Paying taxes as a freelancer

The information provided on this website does not, and is not intended to, act as legal, financial or credit advice. See Lexington Law’s editorial disclosure for more information.

Paying taxes as a freelancer can be a bit more involved—and expensive—than paying taxes as a W-2 employee. When you’re a freelancer, you’re the boss. That’s great if you want some flexibility, but it also means you’re self-employed, so you are responsible for both the employer and employee parts of employment taxes.

When you work for someone else, your paycheck amount is your pay minus all appropriate deductions. That includes deductions for federal and state income taxes as well as Medicare and Social Security contributions.

But what you might not realize is that your employer covers part of the Medicare and Social Security amounts. As a self-employed individual, you have to pay the total amount yourself. That’s 12.4 percent for Social Security and 2.9 percent for Medicare—a total of 15.3 percent of your taxable earnings, not including federal and other income taxes.

When Do I Have to Start Paying Taxes as a Freelancer?

According to the Internal Revenue Service, if you earn $400 or more in a year via self-employment or contract work, you must claim the income and pay taxes on it. The threshold is even lower if you earn the money for church work. If you earn more than $108.28 as a church employee and the church employer doesn’t withhold and pay employment taxes, you must do so.

What Tax Forms Should I Know About?

Freelancers report their income to the IRS using a Form 1040, but they may need to include a variety of Schedule attachments, including:

  • Schedule A, which lists itemized deductions
  • Schedule C, which reports profits or losses from their freelancer business
  • Schedule SE, which calculates self-employment tax

These are only some of the forms that might be relevant to a freelancer filing federal taxes. Freelancers must also file a tax form for the state in which they live as well as with any local governments that require income tax payments.

If you’re planning to do your taxes on your own as a freelancer, it might be helpful to invest in DIY tax software. Look for options that cater specifically to home and business or self-employment situations. These software programs typically walk you through a series of questions designed to determine which forms you need to file and help you complete those forms correctly.

Six Tips for Doing Your Taxes as a Freelancer

As a freelancer, chances are you spend a lot of your time attending to clients and getting production work done. You may not have a lot of time for business organization tasks such as accounting. But a proactive approach to paying taxes as a freelancer can help you prepare to do your taxes and pay what can be a surprisingly big bill each year.

Here are six tips for handling taxes as a freelancer.

1. Keep Track of Your Income

Track your income so you know how much you may need to pay in taxes every year. Keeping track of your numbers also helps you understand whether your business is profitable and how you’re doing with income compared to past years.

You can track your income in a number of ways. Apps and software programs such as QuickBooks and Wave let you manage your freelance invoices and track income and expenses. Some also help you generate financial reports that might be helpful come tax time.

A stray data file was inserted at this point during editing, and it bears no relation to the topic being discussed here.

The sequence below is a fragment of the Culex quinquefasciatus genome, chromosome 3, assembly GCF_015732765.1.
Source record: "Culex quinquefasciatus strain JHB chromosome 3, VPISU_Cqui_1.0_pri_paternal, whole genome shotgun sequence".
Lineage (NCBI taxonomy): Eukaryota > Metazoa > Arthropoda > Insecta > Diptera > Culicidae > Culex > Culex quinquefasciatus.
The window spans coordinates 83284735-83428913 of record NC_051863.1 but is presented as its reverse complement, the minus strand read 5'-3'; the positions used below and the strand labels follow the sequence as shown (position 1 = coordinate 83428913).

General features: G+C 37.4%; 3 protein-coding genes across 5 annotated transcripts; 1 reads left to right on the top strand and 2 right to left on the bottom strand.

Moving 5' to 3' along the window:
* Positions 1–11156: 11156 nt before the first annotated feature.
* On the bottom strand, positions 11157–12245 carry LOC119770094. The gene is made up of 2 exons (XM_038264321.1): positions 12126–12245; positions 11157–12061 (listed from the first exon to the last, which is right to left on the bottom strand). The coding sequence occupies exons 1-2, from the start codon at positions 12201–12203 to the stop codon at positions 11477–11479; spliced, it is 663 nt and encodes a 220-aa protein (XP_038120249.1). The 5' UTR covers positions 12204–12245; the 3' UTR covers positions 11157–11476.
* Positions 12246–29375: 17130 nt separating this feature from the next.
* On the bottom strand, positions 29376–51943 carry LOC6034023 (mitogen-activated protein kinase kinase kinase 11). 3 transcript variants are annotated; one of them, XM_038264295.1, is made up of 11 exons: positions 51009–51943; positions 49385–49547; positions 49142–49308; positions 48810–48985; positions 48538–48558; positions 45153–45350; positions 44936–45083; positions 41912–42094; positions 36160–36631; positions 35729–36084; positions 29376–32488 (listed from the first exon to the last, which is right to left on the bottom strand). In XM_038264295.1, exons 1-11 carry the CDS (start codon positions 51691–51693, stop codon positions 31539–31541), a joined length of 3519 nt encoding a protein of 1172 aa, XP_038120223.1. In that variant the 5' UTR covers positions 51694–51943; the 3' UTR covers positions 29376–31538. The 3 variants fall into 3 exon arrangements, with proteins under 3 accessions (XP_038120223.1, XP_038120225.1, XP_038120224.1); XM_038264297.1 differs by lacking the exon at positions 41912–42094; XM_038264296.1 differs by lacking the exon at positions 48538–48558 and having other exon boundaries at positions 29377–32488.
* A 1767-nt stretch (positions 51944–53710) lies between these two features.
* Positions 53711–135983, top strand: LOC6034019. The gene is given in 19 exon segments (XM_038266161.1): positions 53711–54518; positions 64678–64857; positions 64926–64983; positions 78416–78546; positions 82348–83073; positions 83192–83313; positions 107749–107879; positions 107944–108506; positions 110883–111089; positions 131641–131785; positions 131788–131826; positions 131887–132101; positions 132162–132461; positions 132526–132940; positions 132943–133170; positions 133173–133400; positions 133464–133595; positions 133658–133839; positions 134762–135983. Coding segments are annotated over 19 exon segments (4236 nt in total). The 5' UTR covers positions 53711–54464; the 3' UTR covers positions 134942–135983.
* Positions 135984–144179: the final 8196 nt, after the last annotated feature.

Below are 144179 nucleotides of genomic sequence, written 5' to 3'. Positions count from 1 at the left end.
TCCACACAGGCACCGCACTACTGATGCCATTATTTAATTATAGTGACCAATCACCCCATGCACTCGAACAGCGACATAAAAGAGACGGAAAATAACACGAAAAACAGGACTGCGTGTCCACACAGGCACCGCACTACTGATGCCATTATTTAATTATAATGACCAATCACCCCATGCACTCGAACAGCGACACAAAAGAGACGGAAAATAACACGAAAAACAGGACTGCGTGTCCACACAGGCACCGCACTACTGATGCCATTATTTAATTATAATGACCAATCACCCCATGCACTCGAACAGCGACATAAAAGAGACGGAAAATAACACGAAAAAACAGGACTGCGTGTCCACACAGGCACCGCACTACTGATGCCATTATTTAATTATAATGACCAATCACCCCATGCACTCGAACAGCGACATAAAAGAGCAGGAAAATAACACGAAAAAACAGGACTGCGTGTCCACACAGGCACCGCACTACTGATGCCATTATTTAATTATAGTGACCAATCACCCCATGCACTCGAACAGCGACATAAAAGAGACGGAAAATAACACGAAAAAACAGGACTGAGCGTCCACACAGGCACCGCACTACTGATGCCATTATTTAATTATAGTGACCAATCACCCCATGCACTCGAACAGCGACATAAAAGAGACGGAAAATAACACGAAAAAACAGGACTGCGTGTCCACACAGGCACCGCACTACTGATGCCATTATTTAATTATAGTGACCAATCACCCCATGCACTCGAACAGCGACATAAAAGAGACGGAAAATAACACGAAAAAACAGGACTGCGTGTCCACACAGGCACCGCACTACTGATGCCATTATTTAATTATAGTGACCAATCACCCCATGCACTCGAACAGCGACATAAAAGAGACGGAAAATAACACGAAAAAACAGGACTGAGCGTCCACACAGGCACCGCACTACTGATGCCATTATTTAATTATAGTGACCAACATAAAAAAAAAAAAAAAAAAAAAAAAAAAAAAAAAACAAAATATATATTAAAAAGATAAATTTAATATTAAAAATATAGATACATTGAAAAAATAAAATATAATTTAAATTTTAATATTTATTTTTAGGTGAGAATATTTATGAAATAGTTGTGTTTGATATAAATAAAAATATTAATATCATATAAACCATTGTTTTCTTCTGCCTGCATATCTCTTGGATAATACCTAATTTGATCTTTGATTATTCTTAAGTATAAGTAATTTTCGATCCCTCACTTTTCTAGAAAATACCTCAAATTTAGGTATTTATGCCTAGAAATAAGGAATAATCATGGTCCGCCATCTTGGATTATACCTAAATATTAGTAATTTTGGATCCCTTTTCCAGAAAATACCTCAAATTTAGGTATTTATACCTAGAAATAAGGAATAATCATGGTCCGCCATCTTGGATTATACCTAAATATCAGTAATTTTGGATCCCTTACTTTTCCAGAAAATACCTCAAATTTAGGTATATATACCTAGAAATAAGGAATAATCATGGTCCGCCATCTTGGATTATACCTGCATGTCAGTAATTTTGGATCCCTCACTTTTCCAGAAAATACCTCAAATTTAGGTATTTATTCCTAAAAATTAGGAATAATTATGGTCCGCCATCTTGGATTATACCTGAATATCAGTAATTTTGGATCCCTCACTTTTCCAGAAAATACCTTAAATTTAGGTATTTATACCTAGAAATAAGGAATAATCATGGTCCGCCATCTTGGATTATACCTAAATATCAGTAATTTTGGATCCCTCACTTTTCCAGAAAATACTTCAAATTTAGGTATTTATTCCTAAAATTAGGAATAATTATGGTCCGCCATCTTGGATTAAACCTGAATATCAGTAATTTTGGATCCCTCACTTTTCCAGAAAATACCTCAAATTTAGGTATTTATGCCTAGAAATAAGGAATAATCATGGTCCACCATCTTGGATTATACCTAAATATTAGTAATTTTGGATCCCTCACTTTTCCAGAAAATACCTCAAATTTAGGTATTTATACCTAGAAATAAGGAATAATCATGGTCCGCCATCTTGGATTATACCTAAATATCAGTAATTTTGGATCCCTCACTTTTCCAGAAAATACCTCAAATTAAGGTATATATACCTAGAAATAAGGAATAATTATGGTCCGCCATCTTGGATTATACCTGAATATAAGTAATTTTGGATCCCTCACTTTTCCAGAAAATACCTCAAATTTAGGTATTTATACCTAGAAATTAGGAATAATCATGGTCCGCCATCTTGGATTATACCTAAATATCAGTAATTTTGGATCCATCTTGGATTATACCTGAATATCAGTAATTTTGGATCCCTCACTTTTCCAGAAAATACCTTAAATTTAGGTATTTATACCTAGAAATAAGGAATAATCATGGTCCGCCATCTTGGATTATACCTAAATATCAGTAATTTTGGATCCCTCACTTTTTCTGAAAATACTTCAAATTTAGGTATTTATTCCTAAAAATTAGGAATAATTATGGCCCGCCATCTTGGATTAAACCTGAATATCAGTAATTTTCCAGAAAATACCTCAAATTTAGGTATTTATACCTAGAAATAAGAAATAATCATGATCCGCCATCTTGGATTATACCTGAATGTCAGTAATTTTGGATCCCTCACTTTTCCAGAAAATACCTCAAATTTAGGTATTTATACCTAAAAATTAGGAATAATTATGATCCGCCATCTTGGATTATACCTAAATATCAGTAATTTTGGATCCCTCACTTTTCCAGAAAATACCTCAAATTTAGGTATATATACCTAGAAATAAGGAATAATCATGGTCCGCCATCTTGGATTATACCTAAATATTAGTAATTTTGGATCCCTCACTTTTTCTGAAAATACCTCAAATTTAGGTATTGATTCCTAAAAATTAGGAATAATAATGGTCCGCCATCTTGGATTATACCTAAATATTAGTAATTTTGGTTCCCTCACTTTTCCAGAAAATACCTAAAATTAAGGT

Alternatively, you can track your income in an Excel spreadsheet or even a notebook, as long as you’re consistent with writing everything down.

2. Set Money Aside in Advance

It’s tempting to count every dollar that comes in as money you can use. But it’s wiser to set money aside for taxes in advance. Depending on how much you earn as a freelancer, you could owe thousands in federal and state taxes by the end of the year, and if you didn’t plan ahead, you might not have the money to cover the tax bill.

That can lead to tax debt that comes with pretty stiff penalties and interest—and the potential for a tax lien if you can’t pay the bill.

3. Determine Your Business Structure

Make sure you know what your business structure is. Many freelancers operate as sole proprietorships. But you might be able to get a tax break if you operate as an LLC or a corporation. Talk to legal and tax professionals as you set up your business to find out about the pros and cons of each type of organization.

4. Know About Relevant Deductions

As a freelancer, you may be able to take certain federal tax deductions to save yourself some money. Tax deductions reduce how much of your income is considered taxable, which, in turn, reduces how much you owe in taxes. Here are a few common deductions that might be relevant to you as a freelancer.

Home Office

You can take the home office deduction if you’ve set aside a certain area of your home for use by the business. The IRS does have a couple of stipulations.

First, you have to regularly use the space for your business, and it can’t be something you use regularly for other purposes. For example, you can’t claim your dining room as a home office just because you sometimes work from that location.

Second, the home has to be your principal place of business, which means it’s where you do most business activity. You can’t claim the deduction if you normally work outside the home but sometimes answer work emails while you’re in the living room.

Equipment and Supplies

You can also deduct the cost of equipment and supplies that you buy for your business. That includes software purchases and relevant subscriptions, such as if you pay monthly for Microsoft 365 or annually for a domain name.

Make sure you have backup documentation for any business expenses you deduct. That means keeping receipts that show what you purchased so you can prove that the expenses were for business. You also have to be careful to keep business and personal expenses separate—art supplies for your child’s school project, for example, wouldn’t typically be considered valid business expenses.